I remember the first adverts for the movie referring to him as Cinematic Game Changer.  Not a bad title.  You can keep your BAFTA Fellowship and your academy awards once you’re called that.  You don’t need your globes to be golden or to put your hands dipped in the wet cement of the pavements of Hollywood once you’re dubbed a Cinematic Game Changer.
   That first trailer did intrigue me.  There was no denying Spielberg was going meta.  This was a movie that wasn’t so much referencing the movies of our childhood as outright stealing from them.  
   People went cuckoo over those trailers, taking screenshot after screenshot to show the amount of famous movie icons we were going to see sharing one screen.  The call to action was clear.  This was going to be Who Framed Roger Rabbit for the 80s geek.
   The reactions were hugely positive when it came out on general release across in The States.  The word was that Steven Spielberg was truly back on form.  I made sure we booked our tickets for a first screening and we headed into our local cinema on the first night of our Easter Holiday.  The place was buzzing with anticipation.  There was no doubting that this was going to be a fun couple of hours and, for a lot of people, it was exactly that.  I wasn’t so sure, myself.
   At first, after the lights came back up, I thought I might've seen a good movie.  There was no denying it’d been a spectacle.  A couple of the set pieces were pretty thrilling.  One in particular, which I’d not seen referenced on any trailer or in any review (so I’m going to honour that and not mention too much about it here) was a real surprise.  Although there was a sense of in-joke overload after spending over two hours in The Oasis.  I’d been fed to bursting with movie reference.  By the final battle the Back to the Future DeLorean had gone from a respectable nod to an 80s classic to just a commonplace sight.  I’d watched The Iron Giant come back life on to the big screen and hadn’t felt any of the same pain I’d felt the first time he’d suffered in a movie.  I’d heard spells from Excalibur.  I’d witnessed a character in a 21st century blockbuster referencing Buckaroo Banzai.  Only it did nothing for the plot, when you thought about it.  If anything, I began to realise, it was all a little flat.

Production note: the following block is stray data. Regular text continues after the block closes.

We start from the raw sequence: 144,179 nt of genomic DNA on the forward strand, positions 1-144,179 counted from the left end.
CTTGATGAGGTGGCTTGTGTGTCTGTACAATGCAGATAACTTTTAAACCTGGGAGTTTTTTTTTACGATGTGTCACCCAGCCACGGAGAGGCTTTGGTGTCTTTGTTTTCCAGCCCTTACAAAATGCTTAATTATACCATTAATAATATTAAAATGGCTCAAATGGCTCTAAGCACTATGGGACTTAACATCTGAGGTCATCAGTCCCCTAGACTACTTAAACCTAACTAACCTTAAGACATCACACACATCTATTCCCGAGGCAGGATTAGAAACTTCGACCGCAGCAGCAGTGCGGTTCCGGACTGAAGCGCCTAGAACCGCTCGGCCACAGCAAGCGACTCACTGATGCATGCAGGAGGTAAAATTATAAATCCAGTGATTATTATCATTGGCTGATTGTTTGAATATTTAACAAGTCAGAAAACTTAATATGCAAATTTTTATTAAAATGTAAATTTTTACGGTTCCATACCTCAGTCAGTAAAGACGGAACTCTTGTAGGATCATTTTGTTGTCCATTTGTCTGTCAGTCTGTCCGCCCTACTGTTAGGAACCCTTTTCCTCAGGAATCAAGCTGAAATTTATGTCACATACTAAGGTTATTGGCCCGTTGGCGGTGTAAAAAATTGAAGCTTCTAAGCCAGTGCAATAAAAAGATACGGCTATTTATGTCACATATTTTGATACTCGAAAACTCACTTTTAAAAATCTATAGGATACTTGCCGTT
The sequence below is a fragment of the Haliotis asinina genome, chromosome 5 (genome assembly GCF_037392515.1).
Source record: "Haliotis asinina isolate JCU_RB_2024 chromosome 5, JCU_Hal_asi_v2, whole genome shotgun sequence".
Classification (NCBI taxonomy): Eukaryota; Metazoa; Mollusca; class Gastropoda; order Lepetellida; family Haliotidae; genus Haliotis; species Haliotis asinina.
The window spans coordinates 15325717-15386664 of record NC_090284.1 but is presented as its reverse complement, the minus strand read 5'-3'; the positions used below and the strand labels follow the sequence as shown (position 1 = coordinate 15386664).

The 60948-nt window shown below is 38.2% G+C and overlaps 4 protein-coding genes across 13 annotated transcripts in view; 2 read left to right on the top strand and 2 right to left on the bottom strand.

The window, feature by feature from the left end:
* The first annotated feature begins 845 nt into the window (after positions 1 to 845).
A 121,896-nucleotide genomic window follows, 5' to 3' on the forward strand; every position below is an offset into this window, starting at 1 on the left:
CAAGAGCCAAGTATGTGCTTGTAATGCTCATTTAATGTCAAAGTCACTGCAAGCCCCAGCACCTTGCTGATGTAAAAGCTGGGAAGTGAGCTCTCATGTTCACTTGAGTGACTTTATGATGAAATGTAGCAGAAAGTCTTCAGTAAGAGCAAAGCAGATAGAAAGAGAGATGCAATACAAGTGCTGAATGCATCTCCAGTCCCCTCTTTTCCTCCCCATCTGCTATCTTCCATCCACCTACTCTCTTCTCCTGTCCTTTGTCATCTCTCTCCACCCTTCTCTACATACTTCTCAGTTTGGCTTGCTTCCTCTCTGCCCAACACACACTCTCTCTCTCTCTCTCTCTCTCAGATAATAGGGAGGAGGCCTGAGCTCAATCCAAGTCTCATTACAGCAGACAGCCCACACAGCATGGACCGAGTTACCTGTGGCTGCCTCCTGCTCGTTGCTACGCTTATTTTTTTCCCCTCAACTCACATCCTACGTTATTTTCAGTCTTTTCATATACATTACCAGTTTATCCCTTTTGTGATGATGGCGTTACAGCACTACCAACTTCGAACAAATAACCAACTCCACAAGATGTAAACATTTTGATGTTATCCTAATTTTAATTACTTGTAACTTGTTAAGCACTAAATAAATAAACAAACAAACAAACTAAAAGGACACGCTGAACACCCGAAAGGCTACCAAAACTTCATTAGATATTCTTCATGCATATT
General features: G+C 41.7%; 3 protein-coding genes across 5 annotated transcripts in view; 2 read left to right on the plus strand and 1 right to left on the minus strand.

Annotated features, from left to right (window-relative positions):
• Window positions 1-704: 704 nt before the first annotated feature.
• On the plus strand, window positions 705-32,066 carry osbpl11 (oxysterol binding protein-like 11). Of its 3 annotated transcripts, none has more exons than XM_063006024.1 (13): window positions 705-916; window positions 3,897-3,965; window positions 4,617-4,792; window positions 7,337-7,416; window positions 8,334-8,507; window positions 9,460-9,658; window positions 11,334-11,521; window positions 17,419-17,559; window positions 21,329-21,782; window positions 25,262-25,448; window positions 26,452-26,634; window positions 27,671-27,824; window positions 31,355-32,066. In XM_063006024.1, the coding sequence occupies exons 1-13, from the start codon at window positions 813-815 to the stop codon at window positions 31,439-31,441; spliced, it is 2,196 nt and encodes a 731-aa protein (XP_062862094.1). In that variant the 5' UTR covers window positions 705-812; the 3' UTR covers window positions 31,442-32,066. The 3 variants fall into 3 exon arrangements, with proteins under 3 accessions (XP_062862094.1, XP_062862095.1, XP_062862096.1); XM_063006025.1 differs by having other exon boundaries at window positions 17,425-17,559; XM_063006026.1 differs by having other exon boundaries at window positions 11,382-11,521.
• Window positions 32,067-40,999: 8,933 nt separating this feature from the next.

As that night went on, I found my mood souring.  Ready Player One hadn’t actually been about anything but the references it’d worked so hard to stack in front of me.  Sure there was a plot of sorts, but being a Roald Dahl fan, it turned out I’d read Ready Player One after all.  I’d just read the beta test version, where all the VR and pop culture references had been about sweets and chocolate.  Beyond that paper thin and borrowed plot, the movie hadn’t given me anything to invest in.  There’d been no stakes for me to get behind.  There wasn’t anything tactile and involving in its Avatar style, mo-cap characters as they jumped from movie reference to movie reference.  It all felt like the grand, opium fuelled hallucinations of the boys from The Big Bang Theory.